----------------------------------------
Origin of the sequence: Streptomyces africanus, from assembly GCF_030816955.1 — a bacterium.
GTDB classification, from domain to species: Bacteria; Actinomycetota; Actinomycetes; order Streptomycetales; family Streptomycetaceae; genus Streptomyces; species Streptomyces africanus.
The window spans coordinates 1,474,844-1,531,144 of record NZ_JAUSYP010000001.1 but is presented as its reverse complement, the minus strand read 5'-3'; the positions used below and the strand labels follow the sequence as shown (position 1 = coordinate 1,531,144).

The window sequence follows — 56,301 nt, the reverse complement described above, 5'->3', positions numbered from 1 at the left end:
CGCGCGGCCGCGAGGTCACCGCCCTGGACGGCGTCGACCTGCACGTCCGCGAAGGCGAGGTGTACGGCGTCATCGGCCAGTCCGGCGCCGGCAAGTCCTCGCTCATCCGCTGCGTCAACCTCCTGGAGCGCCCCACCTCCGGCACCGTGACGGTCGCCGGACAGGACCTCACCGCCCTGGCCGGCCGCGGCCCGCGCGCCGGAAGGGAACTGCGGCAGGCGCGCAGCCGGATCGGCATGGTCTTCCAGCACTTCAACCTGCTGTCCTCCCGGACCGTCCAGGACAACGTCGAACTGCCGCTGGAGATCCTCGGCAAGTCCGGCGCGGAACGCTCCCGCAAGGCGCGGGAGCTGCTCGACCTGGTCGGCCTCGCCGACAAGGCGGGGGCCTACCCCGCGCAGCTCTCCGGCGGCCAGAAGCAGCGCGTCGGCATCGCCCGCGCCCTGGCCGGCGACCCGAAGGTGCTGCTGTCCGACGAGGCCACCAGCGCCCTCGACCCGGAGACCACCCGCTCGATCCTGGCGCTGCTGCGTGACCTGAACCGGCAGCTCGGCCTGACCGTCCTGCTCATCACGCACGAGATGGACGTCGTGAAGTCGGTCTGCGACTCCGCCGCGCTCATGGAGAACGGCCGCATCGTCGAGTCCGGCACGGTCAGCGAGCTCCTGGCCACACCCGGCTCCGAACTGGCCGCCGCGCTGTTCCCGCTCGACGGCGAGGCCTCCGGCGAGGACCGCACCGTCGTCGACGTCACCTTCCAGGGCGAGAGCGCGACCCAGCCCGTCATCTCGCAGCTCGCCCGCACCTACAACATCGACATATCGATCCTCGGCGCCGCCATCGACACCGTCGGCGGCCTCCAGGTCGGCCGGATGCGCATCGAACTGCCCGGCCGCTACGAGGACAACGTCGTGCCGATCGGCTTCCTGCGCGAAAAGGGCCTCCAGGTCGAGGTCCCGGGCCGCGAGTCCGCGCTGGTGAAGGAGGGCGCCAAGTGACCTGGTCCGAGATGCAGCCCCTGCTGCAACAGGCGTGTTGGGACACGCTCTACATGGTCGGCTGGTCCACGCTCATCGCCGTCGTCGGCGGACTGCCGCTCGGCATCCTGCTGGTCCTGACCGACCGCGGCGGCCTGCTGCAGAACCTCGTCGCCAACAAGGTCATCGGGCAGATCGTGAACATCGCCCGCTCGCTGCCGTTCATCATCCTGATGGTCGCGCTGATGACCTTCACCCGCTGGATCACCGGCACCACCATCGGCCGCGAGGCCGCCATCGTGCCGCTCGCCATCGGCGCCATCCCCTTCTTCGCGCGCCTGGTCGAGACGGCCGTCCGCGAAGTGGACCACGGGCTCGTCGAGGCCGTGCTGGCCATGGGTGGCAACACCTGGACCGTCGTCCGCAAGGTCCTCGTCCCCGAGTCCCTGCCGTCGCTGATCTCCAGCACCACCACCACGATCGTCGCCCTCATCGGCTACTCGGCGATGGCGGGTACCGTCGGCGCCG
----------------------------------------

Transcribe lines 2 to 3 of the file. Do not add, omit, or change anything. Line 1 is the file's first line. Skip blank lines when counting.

GTDB classification, from domain to species: Bacteria; Actinomycetota; Actinomycetes; order Streptomycetales; family Streptomycetaceae; genus Streptomyces; species Streptomyces africanus.
The window spans coordinates 1,474,844-1,531,144 of record NZ_JAUSYP010000001.1 but is presented as its reverse complement, the minus strand read 5'-3'; the positions used below and the strand labels follow the sequence as shown (position 1 = coordinate 1,531,144).